‘He has that vision:’ Missouri players look forward to future under Drinkwitz
The team was introduced to its new coach Monday night.
Dec. 11, 2019
When news first broke on Twitter late Sunday evening that Eli Drinkwitz had been hired as Missouri’s next football coach, it was the first that any of the players had heard of it.
That’s not uncommon in the social media age, but some players — mainly junior linebacker Aubrey Miller Jr. — weren’t pleased with the lack of communication.
By the time Drinkwitz was officially announced as Missouri’s new coach on Tuesday morning, however, the team seemed to have come around to its new coach. Several attended the news conference in the South End Zone’s Show-Me Club, even after having a chance to talk with the former Appalachian State coach on Monday night.
Players who were available for comment on Tuesday mentioned Drinkwitz’s energy, offensive mindset and vision for the future.
“I think his vision is the main thing that stuck out to me,” redshirt sophomore slot receiver Barrett Banister said. “He talked about winning the SEC East and winning our bowl game and doing it with class, character and academic excellence. I think that’s awesome. You gotta have a foundation of what you’re building on and obviously he has that vision and we’re excited to get to go.”
Banister had a breakout end to the 2019 season, hauling in 157 of his 246 yards in the final four games. With redshirt senior Johnathon Johnson set to graduate, Banister — who replaced Johnson when he missed the end of the season due to injury and sickness — will be a probable starter for the 2020 season.
Another possible first stringer who spoke highly of Drinkwitz was quarterback Connor Bazelak. The freshman met Drinkwitz previously when the then-North Carolina State University offensive coordinator recruited him as a junior in high school.
“I was excited,” Bazelak said. “I think it was helpful, a guy coming in that I knew and I’m familiar with to be our head coach.”
While Bazelak will take a redshirt for the 2019 season, he did appear in three games for the Tigers. In Missouri’s final game of the season against Arkansas, Bazelak even earned the start, but went down early in the first half with a torn right ACL. He will have surgery on Thursday, and said he plans to “attack” rehab and be ready for the 2020 season.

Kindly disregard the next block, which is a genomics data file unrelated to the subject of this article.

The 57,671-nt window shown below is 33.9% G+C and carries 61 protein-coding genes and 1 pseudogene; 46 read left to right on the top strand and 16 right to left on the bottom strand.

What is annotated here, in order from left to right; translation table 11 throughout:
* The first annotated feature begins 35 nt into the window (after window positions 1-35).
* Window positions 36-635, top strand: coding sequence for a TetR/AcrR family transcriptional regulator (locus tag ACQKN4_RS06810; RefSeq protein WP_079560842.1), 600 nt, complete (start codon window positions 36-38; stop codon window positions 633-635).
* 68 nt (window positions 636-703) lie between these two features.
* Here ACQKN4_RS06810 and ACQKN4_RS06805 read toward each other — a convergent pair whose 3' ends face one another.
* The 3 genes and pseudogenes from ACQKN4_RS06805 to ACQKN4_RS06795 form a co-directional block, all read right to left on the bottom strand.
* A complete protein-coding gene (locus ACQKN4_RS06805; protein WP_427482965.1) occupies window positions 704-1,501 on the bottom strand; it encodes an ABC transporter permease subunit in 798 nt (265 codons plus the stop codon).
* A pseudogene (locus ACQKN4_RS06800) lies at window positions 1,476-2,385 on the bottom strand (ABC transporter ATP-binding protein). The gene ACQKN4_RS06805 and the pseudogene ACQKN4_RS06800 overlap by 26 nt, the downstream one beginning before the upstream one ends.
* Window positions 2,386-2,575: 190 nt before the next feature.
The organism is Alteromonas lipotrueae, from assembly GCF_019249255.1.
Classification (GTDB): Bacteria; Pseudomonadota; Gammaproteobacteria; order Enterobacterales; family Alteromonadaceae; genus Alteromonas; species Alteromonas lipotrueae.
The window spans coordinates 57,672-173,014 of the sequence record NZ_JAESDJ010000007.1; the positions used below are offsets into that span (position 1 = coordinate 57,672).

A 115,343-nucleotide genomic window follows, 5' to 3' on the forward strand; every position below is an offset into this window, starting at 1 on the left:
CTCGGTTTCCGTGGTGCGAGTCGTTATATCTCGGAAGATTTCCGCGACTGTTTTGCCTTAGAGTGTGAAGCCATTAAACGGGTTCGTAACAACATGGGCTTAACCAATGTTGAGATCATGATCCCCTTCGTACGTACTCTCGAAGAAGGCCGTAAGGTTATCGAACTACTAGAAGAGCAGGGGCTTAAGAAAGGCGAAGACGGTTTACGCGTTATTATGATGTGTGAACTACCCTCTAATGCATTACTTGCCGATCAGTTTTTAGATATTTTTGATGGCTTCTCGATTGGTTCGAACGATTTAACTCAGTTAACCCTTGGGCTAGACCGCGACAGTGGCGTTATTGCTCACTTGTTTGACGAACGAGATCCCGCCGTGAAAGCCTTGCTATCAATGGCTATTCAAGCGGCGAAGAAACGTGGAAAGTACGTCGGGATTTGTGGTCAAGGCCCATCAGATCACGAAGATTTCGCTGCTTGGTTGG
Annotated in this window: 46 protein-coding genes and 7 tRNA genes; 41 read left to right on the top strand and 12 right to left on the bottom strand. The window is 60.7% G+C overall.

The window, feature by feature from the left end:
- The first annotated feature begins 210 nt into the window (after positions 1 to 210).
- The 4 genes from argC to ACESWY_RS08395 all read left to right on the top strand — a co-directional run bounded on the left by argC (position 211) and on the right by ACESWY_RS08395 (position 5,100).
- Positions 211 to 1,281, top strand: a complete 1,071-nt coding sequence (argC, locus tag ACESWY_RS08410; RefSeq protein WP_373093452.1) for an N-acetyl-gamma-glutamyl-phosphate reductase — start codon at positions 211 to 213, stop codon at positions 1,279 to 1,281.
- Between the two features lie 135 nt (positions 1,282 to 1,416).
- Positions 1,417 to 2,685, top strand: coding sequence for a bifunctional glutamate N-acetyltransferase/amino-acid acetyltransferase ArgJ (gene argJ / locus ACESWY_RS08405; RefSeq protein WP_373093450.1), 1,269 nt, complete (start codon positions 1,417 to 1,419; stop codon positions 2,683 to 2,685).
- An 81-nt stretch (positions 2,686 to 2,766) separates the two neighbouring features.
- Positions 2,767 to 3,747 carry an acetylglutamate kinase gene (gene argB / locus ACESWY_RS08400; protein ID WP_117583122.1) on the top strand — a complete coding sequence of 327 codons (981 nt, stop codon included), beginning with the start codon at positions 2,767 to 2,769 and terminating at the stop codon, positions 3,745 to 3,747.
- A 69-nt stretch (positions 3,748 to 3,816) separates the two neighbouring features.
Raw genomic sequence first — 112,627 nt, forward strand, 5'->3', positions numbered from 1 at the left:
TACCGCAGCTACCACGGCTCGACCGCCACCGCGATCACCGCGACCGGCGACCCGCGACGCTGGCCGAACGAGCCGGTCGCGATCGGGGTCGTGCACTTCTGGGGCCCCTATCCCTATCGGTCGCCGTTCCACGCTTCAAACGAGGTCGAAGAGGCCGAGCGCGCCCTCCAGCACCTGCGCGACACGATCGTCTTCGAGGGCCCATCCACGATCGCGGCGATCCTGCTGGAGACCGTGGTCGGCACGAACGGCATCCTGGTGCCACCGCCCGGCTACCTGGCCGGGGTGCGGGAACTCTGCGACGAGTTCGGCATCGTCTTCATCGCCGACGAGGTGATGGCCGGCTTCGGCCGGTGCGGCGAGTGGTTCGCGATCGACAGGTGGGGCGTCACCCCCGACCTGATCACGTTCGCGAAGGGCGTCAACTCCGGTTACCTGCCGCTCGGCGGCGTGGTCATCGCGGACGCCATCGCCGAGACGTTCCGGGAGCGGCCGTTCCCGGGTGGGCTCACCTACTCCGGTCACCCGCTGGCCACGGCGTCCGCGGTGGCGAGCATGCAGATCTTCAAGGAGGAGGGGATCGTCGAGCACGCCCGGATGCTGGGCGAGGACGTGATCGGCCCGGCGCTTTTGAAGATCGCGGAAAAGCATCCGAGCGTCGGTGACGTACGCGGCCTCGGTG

“I’m definitely excited to work with [Drinkwitz] in the spring and the next couple of years,” Bazelak said. “Obviously from knowing him, [he’s a] really smart guy. He really likes to build relationships with all his players and recruits.”
Even though Drinkwitz is an offensive-minded coach, the complete opposite of Barry Odom, Missouri’s defensive players seemed optimistic about him as well.
“I can’t speak for other guys,” junior defensive lineman Chris Turner said. “We haven’t really talked about it much … he has high energy, I feel like he’s really passionate about what he does and I really like that about him.”
Turner also mentioned that the past week and a half had been a bit of a whirlwind for him and his teammates, starting with Odom’s firing.
“It was kind of shock at first,” Turner said. “I didn’t expect it. I don’t even think my coaches expected it, so just getting through that and sitting down with him … this was kind of stressful, but I’m glad we got somebody in.”
During the coaching search, Missouri Director of Athletics Jim Sterk spoke with players about what they were looking for in their next coach. He said that he received “a lot of input” after giving out his cell number for players to reach him.
“I talked to the entire team and then we took some offensive, defensive players and met with them in a smaller group so that they could feel good,” Sterk said.
The team met with Drinkwitz on Monday night when he arrived in Columbia. He shook every player’s hand, and those who had already gone home after finishing finals received a phone call.
“[I’m] excited to start building a relationship, and relationships are going to take time,” Drinkwitz said. “We're going to work every single day to build trust and respect.”
Edited by Wilson Moore | firstname.lastname@example.org